B.C. gov't workers scam public; Special unit
By Sam Cooper, The Province [Vancouver, B.C], 13 Jan 2014. With files from freelance journalist Stanley Tromp
In sophisticated frauds, a number of provincial government workers have teamed up with dodgy businesses and contractors to steal from you, the taxpayer.
The schemes - including an apparent rogue network of "public servants" bilking the health care system, and frauds aimed at autism, adoption, and childcare funding pools - are revealed in documents obtained by The Province through freedom of information.
The documents tell the story of 10 scam probes completed between July and October 2013, and they come from B.C.'s special investigative unit of the comptroller general, a team tasked with protecting against insider theft of taxpayer funds.
The documents are reassuring in that they indicate rigorous work from the special unit, but also disconcerting because they show "many people, responsible for our tax money, are acting inappropriately," according to Jordan Bateman of the Canadian Taxpayers Federation. The Province shared these confidential documents with Bateman for his analysis.
The government has so heavily obscured these files, Bateman said, that it is impossible to know how much money was stolen in these cases, how many public servants are guilty, and what consequences they face.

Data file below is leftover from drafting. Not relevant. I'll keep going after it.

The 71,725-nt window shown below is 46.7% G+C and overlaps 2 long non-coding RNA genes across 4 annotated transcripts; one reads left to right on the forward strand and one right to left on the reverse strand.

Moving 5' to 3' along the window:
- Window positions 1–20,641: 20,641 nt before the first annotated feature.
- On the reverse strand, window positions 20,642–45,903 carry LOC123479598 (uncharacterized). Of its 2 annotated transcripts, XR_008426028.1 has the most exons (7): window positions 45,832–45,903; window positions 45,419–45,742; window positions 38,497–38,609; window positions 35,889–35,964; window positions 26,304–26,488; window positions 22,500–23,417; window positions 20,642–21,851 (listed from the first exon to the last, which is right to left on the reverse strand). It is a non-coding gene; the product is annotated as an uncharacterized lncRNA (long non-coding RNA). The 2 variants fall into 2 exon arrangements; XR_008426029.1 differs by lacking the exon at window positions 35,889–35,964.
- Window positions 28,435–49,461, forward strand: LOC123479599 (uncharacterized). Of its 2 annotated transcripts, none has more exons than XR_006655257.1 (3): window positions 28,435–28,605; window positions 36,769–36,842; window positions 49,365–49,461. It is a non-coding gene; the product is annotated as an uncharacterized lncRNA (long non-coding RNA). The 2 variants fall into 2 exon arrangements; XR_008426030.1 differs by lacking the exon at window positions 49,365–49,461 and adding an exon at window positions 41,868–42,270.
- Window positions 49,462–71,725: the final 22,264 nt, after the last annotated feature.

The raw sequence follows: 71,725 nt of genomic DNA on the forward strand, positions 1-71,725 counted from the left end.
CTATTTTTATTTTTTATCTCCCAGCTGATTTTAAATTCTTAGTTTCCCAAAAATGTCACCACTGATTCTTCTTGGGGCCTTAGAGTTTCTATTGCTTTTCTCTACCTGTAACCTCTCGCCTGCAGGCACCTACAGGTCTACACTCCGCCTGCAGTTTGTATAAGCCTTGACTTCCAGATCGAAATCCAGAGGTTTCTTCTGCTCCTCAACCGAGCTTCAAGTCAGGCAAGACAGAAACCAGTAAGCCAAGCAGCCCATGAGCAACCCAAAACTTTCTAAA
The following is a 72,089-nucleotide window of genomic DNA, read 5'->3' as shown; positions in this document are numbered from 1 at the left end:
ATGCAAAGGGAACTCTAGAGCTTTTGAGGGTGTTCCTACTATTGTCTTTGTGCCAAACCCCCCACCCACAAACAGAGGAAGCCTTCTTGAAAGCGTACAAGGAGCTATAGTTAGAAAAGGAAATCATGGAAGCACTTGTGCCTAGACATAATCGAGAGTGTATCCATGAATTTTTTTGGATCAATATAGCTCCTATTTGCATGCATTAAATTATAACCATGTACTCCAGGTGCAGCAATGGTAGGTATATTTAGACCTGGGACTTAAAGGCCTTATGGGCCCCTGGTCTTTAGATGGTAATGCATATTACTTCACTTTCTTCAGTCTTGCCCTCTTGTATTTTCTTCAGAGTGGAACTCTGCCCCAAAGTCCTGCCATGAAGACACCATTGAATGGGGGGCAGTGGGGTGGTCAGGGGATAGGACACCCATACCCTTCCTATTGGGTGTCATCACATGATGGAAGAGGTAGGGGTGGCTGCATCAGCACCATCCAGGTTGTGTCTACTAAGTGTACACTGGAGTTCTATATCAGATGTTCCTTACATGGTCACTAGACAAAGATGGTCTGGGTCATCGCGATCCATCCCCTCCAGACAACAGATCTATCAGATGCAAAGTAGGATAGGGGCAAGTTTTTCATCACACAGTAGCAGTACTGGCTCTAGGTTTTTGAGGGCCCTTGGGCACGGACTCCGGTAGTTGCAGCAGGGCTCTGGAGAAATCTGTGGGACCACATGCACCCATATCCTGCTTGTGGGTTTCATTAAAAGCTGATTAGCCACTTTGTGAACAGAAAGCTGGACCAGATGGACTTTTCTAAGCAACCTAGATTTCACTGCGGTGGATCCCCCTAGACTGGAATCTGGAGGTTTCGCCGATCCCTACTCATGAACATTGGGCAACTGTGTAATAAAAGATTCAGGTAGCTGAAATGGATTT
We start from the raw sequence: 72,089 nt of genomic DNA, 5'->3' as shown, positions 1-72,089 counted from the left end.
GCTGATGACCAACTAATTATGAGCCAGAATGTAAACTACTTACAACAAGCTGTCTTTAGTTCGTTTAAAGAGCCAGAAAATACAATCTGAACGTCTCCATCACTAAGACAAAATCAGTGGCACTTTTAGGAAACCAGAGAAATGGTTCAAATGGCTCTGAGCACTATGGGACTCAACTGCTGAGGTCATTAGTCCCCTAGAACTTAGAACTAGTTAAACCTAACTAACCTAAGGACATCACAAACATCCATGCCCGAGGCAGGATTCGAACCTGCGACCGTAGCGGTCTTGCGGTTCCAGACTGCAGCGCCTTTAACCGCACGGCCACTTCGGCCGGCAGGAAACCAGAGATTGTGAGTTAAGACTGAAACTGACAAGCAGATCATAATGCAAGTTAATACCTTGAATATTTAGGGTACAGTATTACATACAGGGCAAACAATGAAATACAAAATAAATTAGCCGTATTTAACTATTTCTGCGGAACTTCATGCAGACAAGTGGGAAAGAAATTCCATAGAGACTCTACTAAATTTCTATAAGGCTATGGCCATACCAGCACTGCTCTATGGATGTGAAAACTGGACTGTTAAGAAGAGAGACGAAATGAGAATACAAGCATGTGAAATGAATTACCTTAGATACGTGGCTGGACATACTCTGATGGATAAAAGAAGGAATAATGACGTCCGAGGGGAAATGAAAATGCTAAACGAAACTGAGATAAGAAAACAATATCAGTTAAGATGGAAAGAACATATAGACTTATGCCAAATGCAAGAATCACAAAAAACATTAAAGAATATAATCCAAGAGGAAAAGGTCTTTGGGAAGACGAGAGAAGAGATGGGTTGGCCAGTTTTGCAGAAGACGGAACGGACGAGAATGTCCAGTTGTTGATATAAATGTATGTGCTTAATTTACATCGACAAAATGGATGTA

In The Province's estimation, more than 20 public servants are implicated in these schemes, and not a single identity is revealed.
"I'm astonished how many of these staffers seem to still be working for the government," Bateman said. "And there is no reason why government should not release the amount of money involved in each of these cases."
One file reveals that in 2009 whistleblowers called a health care antifraud line to report two Lower Mainland medical supply retailers were involved in a false billing scheme. In 2011, the special investigative unit was informed of a probe involving the two businesses and four public servants from four provincial ministries.
An undercover investigation into the first scheme revealed that two more government workers, including one from the Health Ministry, were involved in a separate billing scheme. In both cases, government workers were reimbursed for goods or services they never received, according to documents.
While details on the mechanics of the scams are redacted, a likely possibility would involve workers obtaining false medical expense invoices, stealing taxpayer money through false claims, and then returning to the unscrupulous businesses to kick back a cut of the profit.
Some, but not all, of the money stolen was returned to the government. But documents don't suggest any actions taken against the six guilty workers, who are not identified as "former" workers, as is done in some other cases.
"It is scary that the people involved are in different ministries," Bateman said. "Is there some sort of network going on?" A separate investigation shows that a former provincial employee was fraudulently reimbursed for outof-country medical expenses, and later pulled the same scheme after becoming a federal employee.
Money was recovered but it "was determined that further punitive actions would not be practical or cost effective," according to documents.